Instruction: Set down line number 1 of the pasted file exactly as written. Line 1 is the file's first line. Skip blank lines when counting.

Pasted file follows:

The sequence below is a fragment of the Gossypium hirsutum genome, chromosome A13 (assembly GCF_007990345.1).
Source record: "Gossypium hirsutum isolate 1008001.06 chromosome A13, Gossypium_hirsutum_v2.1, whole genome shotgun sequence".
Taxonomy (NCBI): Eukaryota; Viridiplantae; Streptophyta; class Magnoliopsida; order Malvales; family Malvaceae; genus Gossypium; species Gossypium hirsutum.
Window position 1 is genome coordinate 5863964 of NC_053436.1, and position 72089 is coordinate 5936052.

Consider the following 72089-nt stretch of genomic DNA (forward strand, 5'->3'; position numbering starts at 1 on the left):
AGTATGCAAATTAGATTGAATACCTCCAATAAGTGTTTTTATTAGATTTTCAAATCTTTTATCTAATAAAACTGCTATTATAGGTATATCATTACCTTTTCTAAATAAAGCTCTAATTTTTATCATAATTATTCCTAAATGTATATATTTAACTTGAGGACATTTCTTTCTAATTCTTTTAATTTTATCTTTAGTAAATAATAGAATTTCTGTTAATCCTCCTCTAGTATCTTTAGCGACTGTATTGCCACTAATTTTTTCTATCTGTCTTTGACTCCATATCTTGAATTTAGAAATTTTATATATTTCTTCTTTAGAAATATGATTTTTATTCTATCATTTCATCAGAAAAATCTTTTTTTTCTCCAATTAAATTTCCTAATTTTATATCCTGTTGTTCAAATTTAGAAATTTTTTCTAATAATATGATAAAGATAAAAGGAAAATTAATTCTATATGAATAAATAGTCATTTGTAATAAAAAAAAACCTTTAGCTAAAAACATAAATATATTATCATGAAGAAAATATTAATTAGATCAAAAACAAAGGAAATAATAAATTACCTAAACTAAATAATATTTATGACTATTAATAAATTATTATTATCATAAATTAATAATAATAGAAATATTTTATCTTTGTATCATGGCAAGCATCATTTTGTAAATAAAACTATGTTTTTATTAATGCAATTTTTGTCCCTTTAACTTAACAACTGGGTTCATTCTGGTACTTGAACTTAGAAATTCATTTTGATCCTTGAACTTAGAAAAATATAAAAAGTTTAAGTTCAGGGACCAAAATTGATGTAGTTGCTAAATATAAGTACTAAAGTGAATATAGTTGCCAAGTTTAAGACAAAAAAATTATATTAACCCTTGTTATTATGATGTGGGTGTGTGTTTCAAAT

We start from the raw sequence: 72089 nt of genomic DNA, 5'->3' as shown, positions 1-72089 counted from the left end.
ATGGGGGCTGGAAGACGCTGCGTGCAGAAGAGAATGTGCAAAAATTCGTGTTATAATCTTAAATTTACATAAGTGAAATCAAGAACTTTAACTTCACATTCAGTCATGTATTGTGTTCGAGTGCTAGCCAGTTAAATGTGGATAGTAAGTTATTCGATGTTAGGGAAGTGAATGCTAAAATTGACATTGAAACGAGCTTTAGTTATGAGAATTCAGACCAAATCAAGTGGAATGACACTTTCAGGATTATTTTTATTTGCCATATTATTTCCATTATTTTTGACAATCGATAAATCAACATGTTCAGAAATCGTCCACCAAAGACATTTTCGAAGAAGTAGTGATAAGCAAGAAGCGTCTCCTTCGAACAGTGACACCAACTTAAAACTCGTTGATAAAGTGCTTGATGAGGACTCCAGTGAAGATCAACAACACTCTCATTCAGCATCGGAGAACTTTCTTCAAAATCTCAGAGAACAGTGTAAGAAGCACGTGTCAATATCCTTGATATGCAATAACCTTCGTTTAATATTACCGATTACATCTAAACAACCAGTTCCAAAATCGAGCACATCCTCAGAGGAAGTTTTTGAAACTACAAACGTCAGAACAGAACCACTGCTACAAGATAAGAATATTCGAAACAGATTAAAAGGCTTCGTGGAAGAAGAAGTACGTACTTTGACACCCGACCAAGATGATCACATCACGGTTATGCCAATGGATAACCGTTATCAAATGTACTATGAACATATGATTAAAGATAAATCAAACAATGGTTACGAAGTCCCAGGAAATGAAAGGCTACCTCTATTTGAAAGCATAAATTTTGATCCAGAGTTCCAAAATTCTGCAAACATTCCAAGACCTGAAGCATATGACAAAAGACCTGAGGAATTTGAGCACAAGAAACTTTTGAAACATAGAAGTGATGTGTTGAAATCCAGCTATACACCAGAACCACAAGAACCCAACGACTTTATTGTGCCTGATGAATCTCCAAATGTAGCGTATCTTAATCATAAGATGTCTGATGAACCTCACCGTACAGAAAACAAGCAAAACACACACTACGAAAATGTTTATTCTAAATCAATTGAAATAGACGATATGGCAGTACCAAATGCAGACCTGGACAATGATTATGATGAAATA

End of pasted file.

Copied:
The sequence below is a fragment of the Gossypium hirsutum genome, chromosome A13 (assembly GCF_007990345.1).